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Old 11-28-2010, 08:45 AM
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Question Winter tires

You guys who ride with studs in winter, whats a good tire to start with if your going to stud your own? A friend of mine got a nice stud gun and I might make a set.


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Old 11-28-2010, 12:04 PM
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Glenn,

I came across the Motorace website the other day. They stud Cheng Shin, Michelin, and Trelleborg tires. They list the base tires that you could use as reference. I have also seen the Maxxis IT tires used. Basically, you need a larger lug pattern and intermediate compound. Soft compounds will flex too much and the studs (or screws) will tear out or crack the lugs at the base.

Here is the Motorace website:
http://www.motorace.com/miva/merchan...egory_Code=tre

A couple years ago, I bought a studded CS tire from a friend. It looks like the Motorace type. I have a 18" studded Trelleborg that I purchased through Hall's. Both have worked excellent. Kold Kutter screws are fine for several rides, but the carbide studs are the only way for best traction and longest life.

I have a 19" rear wheel on my CR125, so now I need to buy a 19" studded tire or find a used 18" wheel. A stud gun like your friend's would be great, but it is very labor intensive (drill each lug, apply glue, and insert stud). After all the material costs, $200+ tires such as Motorace's is a fair price.

FYI... I also priced out the "Best Grip" carbide stud options. Those are carbide studs that screw in. They run about $100 for a bag of 100 studs. You would need about 250-300 studs for a rear tire. So again you are at the price of a studded Trelleborg from Motorace.

Winter riding is a blast! The only downside is the initial investment in studded tires, but the carbide versions last many seasons.
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Old 11-28-2010, 03:03 PM
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Quote:
Originally Posted by MattR View Post
Glenn,

I came across the Motorace website the other day. They stud Cheng Shin, Michelin, and Trelleborg tires. They list the base tires that you could use as reference. I have also seen the Maxxis IT tires used. Basically, you need a larger lug pattern and intermediate compound. Soft compounds will flex too much and the studs (or screws) will tear out or crack the lugs at the base.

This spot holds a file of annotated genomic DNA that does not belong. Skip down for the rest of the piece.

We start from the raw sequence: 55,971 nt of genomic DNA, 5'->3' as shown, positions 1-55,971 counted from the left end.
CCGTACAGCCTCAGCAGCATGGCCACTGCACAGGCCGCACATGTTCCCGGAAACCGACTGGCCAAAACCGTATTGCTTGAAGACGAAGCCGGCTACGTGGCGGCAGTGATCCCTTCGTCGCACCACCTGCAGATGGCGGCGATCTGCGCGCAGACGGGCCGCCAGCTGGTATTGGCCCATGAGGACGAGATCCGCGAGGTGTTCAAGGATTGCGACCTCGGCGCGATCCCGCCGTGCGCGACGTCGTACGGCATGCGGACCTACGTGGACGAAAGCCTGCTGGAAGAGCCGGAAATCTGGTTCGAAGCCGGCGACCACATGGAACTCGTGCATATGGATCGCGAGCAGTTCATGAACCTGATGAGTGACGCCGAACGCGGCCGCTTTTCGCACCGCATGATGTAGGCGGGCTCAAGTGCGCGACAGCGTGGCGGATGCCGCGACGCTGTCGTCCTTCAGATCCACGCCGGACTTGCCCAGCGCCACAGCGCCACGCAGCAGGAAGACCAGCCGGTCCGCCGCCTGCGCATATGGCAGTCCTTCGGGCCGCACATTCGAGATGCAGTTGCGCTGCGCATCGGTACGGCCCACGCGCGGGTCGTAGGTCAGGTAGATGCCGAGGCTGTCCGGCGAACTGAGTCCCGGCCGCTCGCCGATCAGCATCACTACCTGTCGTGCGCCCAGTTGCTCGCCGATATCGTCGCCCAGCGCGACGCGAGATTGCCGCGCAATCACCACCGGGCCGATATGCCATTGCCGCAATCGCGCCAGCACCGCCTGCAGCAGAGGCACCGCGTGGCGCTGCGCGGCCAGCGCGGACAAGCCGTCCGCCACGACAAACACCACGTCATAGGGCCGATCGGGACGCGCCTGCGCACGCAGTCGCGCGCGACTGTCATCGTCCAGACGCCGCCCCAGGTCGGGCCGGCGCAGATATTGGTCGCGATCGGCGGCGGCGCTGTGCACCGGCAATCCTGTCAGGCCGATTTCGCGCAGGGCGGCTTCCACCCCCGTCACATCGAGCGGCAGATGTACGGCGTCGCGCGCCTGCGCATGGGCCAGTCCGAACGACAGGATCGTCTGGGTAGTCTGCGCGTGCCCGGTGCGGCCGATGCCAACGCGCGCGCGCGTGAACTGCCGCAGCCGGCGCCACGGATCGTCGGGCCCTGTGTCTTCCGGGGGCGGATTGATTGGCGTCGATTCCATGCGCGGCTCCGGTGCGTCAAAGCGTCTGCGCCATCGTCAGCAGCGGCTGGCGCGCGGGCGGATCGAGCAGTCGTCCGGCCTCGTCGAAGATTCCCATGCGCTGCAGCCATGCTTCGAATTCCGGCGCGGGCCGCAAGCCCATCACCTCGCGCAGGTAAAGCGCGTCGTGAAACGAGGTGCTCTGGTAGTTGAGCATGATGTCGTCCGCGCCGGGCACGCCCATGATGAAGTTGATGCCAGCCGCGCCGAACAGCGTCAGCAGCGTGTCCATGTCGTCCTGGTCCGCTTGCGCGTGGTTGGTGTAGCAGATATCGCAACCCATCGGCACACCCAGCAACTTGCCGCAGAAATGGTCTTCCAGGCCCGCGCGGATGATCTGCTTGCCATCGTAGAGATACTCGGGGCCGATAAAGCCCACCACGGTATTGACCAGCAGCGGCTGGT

Here is the Motorace website:
http://www.motorace.com/miva/merchan...egory_Code=tre

A couple years ago, I bought a studded CS tire from a friend. It looks like the Motorace type. I have a 18" studded Trelleborg that I purchased through Hall's. Both have worked excellent. Kold Kutter screws are fine for several rides, but the carbide studs are the only way for best traction and longest life.

I have a 19" rear wheel on my CR125, so now I need to buy a 19" studded tire or find a used 18" wheel. A stud gun like your friend's would be great, but it is very labor intensive (drill each lug, apply glue, and insert stud). After all the material costs, $200+ tires such as Motorace's is a fair price.

FYI... I also priced out the "Best Grip" carbide stud options. Those are carbide studs that screw in. They run about $100 for a bag of 100 studs. You would need about 250-300 studs for a rear tire. So again you are at the price of a studded Trelleborg from Motorace.

Winter riding is a blast! The only downside is the initial investment in studded tires, but the carbide versions last many seasons.
Last winter I used 2 michelin ac 10 front tires and three ac 10 rears. I only participated 2 winter enduro races. So they wear when you use them... Our winter lasts from Nowember to Aprill.